Civil libertarians characterize prostitution as a "victimless crime," and argue that it ought to be legalized. Feminist critics counter that prostitution is not victimless, since it harms the people who do it. Civil libertarians respond that most women freely choose to do this work, and that it is paternalistic for the government to limit a person's liberty for her own good. In this book Peter de Marneffe argues that although most prostitution is voluntary, paternalistic prostitution laws in some form are (...) nonetheless morally justifiable. If prostitution is commonly harmful in the way that feminist critics maintain, then this argument for prostitution laws is not objectionably moralistic and some prostitution laws violate no one's rights. Paternalistic prostitution laws in some form are therefore consistent with the fundamental principles of contemporary liberalism. (shrink)
In the United States today, the use or possession of many drugs is a criminal offense. Can these criminal laws be justified? What are the best reasons to punish or not to punish drug users? These are the fundamental issues debated in this book by two prominent philosophers of law. Douglas Husak argues in favor of drug decriminalization, by clarifying the meaning of crucial terms, such as legalize, decriminalize, and drugs; and by identifying the standards by which alternative drug policies (...) should be assessed. He critically examines the reasons typically offered in favor of our current approach and explains why decriminalization is preferable. Peter de Marneffe argues against drug legalization, demonstrating why drug prohibition, especially the prohibition of heroin, is necessary to protect young people from self-destructive drug use. If the empirical assumptions of this argument are sound, he reasons, drug prohibition is perfectly compatible with our rights to liberty. (shrink)
There is an important moral difference between laws that criminalize drugs and prostitution and laws that make them illegal in other ways: criminalization violates our moral rights in a way that nonlegalization does not. Criminalization is defined as follows. Drugs are criminalized when there are criminal penalties for using or possessing small quantities of drugs. Prostitution is criminalized when there are criminal penalties for selling sex. Legalization is defined as follows. Drugs are legalized when there are no criminal penalties for (...) manufacturing, selling and possessing large quantities of drugs. Prostitution is legalized when there are no criminal penalties for owning or operating a brothel or escort service, no criminal penalties for working as a paid agent for sex work, and no criminal penalties for paying someone for sex who is above the age of legal employment and sexual consent. The criminalization of drugs and prostitution violate the right of self-sovereignty in depriving individuals of important forms of control over their own minds and bodies, but nonlegalization does not violate this right. It is therefore consistent, as a matter of principle, to advocate decriminalization but to oppose legalization. (shrink)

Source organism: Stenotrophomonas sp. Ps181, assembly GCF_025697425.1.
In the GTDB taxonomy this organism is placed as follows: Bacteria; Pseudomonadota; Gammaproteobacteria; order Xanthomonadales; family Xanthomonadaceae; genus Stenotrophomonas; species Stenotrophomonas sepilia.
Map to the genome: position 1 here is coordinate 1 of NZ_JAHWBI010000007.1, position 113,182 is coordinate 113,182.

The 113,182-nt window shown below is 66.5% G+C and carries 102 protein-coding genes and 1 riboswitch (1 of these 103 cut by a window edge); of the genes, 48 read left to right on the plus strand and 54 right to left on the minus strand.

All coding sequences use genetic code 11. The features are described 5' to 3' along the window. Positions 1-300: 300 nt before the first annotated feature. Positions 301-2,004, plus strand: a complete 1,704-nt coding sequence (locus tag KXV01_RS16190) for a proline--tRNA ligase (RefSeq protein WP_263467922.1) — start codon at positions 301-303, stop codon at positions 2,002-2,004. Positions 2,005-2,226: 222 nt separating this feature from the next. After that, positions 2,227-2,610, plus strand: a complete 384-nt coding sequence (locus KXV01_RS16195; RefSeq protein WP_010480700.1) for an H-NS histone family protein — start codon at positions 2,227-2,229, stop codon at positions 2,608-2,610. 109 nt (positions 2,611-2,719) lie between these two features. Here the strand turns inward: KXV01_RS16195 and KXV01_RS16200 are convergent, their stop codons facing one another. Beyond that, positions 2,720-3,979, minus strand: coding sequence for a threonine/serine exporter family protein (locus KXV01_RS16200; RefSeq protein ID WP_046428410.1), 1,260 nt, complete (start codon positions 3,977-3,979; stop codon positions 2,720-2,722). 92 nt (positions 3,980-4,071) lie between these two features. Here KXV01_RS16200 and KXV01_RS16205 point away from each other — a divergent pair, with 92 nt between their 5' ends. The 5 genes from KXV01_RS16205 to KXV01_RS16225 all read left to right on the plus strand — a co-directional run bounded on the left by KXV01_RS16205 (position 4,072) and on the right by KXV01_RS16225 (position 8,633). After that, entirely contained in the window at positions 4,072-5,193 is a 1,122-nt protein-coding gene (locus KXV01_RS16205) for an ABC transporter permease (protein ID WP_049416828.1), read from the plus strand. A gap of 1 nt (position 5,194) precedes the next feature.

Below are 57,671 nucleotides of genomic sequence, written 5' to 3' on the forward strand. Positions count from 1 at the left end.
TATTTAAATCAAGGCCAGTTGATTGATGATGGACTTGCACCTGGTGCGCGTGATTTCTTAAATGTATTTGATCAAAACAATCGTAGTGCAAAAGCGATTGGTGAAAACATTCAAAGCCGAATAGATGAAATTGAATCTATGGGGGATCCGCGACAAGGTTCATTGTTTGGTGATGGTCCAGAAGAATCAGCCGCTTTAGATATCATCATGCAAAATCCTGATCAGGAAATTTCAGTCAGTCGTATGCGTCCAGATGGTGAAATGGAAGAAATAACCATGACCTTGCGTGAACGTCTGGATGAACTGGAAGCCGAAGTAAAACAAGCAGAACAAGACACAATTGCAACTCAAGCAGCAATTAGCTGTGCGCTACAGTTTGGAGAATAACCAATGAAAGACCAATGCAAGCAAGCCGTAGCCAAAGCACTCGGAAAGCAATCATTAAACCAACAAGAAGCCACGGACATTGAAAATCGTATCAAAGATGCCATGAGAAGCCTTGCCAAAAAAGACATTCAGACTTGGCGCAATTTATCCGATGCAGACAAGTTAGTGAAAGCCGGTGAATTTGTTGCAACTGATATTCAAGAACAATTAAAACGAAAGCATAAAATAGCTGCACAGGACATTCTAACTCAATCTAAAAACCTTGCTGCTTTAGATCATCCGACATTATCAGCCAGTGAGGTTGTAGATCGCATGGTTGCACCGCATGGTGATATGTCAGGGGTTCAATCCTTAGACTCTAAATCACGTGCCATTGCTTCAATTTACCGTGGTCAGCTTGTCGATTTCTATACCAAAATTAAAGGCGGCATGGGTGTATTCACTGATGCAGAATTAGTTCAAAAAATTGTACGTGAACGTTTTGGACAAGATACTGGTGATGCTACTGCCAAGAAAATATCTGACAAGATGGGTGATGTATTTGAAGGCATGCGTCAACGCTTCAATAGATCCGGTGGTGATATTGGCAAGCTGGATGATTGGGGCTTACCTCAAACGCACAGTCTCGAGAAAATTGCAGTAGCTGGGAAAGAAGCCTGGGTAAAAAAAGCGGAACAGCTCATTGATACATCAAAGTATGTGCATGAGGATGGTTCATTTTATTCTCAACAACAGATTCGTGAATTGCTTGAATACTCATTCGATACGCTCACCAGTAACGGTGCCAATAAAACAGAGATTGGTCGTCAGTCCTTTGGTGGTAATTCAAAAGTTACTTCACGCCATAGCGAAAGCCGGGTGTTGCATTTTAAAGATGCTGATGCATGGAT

This article argues that attitudinal hedonism is false as atheory of what is intrinsically good for us because it impliesthat nothing is intrinsically good for someone who does nothave the psychological capacity for the propositional attitudeof enjoyment even if he has other important mental capacitiesthat humans have.
This article argues that attitudinal hedonism is false as a theory of what is intrinsically good for us because it implies that nothing is intrinsically good for someone who does not have the psychological capacity for the propositional attitude of enjoyment even if he has other important mental capacities that humans have.
Scanlon's distinction between well-being and other personal values cannot be made out clearly if well-being is understood, as it commonly is, to consist in whatever is intrinsically good for a person. Two other accounts of well-being, however, might be able to explain this distinction. One is a version of the rational care view proposed by Stephen Darwall; another is a rational sympathy view suggested by some of Brad Hooker's work.
Hart argues persuasively that majority disapproval cannot justify the government in prohibiting a form of sexual conduct, but he does not address the possibility that the intrinsic badness of a sex act might justify the government in prohibiting it. This article explains within a contractualist framework why the intrinsic badness of a sex act cannot justify the restriction of any important sexual freedom.